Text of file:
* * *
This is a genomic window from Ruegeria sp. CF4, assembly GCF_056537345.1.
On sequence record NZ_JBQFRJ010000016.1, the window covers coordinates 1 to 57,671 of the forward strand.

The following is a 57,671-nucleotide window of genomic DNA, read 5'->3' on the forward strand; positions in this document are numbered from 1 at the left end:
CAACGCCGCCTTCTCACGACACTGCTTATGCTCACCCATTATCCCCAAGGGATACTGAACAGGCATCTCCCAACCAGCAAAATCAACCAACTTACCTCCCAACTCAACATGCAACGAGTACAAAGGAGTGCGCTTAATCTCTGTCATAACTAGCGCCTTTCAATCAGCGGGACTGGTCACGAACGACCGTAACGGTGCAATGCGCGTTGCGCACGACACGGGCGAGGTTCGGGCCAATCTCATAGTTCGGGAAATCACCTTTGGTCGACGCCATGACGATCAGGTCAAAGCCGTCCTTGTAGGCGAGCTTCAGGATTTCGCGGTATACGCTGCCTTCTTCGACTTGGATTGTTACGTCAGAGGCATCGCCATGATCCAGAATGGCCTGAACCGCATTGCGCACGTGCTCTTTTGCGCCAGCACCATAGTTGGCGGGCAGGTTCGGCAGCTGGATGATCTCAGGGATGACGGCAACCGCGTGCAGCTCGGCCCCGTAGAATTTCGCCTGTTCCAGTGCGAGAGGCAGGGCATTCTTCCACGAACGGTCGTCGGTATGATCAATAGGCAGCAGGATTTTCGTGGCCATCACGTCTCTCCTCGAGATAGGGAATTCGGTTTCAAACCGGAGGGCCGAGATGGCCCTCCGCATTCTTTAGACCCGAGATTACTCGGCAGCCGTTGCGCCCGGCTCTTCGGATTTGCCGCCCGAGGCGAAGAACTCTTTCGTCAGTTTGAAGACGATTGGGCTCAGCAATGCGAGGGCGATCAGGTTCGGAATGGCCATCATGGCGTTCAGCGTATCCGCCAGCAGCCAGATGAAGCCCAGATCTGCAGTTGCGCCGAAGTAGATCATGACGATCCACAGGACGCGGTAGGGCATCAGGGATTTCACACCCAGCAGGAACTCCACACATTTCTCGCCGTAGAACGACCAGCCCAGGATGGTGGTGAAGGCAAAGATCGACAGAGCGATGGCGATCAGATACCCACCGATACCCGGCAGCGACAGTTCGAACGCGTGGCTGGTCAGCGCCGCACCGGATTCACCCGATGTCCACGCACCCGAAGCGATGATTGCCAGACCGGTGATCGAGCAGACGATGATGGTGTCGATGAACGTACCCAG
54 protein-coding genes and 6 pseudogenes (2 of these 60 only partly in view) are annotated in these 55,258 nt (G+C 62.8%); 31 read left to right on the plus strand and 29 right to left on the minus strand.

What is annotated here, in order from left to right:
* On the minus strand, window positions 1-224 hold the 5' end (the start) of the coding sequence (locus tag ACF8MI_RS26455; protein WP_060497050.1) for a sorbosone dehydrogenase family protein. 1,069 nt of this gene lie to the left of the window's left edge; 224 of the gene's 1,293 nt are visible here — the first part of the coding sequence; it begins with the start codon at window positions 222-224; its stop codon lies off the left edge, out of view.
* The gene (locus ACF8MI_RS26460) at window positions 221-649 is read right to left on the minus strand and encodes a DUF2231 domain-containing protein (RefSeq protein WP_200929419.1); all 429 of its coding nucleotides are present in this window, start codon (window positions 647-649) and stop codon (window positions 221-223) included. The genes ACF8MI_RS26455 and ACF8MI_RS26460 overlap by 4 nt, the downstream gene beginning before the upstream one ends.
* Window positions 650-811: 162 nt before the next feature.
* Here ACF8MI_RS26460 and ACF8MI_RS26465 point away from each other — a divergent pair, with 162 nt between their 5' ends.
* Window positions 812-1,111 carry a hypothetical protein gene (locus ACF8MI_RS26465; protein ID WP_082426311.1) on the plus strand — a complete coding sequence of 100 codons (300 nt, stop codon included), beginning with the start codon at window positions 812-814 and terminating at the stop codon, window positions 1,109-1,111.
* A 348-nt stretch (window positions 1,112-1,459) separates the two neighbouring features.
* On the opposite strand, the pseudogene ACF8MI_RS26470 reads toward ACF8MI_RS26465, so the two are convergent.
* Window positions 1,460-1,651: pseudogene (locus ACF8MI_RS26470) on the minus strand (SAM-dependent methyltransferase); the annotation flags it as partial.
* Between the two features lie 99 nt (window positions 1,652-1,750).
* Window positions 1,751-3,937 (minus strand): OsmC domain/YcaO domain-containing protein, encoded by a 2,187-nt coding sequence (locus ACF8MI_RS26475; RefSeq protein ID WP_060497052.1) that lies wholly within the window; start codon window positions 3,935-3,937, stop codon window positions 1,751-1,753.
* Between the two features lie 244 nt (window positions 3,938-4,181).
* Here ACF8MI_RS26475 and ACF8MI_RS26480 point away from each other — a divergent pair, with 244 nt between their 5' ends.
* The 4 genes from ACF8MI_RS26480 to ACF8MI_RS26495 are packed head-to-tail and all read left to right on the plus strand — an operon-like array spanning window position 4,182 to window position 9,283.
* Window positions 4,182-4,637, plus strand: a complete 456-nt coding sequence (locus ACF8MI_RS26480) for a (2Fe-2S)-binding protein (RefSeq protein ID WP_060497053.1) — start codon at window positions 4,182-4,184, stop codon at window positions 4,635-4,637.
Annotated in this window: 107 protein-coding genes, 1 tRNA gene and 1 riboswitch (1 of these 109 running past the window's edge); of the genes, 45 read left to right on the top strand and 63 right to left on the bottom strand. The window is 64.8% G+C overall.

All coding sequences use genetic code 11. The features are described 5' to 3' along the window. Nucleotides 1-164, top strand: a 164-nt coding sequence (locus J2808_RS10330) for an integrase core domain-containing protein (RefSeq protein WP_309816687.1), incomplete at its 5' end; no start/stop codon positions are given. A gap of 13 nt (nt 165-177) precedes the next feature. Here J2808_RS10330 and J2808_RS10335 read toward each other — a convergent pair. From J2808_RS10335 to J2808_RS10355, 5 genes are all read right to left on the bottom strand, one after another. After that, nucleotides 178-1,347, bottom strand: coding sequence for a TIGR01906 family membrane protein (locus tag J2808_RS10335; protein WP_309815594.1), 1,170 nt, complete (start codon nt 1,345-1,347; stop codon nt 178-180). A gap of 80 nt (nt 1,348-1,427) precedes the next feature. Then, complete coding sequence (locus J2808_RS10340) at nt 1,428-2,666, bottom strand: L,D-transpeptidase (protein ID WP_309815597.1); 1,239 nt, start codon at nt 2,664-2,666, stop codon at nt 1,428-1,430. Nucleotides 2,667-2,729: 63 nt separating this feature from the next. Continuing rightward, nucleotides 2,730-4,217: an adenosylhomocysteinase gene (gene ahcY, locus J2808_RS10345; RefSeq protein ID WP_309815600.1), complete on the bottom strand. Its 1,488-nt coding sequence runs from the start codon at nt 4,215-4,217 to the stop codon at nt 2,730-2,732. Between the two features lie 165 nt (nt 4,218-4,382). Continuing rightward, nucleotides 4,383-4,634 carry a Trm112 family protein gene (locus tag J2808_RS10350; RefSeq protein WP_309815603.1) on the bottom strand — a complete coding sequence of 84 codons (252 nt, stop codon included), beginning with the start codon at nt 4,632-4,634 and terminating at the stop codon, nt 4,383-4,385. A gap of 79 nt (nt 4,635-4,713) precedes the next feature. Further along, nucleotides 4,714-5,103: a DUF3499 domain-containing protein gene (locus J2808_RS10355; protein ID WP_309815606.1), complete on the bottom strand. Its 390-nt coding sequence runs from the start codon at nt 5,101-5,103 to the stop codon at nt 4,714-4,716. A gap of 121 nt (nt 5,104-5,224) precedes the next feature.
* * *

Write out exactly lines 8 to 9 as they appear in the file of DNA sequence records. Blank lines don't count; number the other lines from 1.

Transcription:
* The gene (locus ACF8MI_RS26460) at window positions 221-649 is read right to left on the minus strand and encodes a DUF2231 domain-containing protein (RefSeq protein WP_200929419.1); all 429 of its coding nucleotides are present in this window, start codon (window positions 647-649) and stop codon (window positions 221-223) included. The genes ACF8MI_RS26455 and ACF8MI_RS26460 overlap by 4 nt, the downstream gene beginning before the upstream one ends.
* Window positions 650-811: 162 nt before the next feature.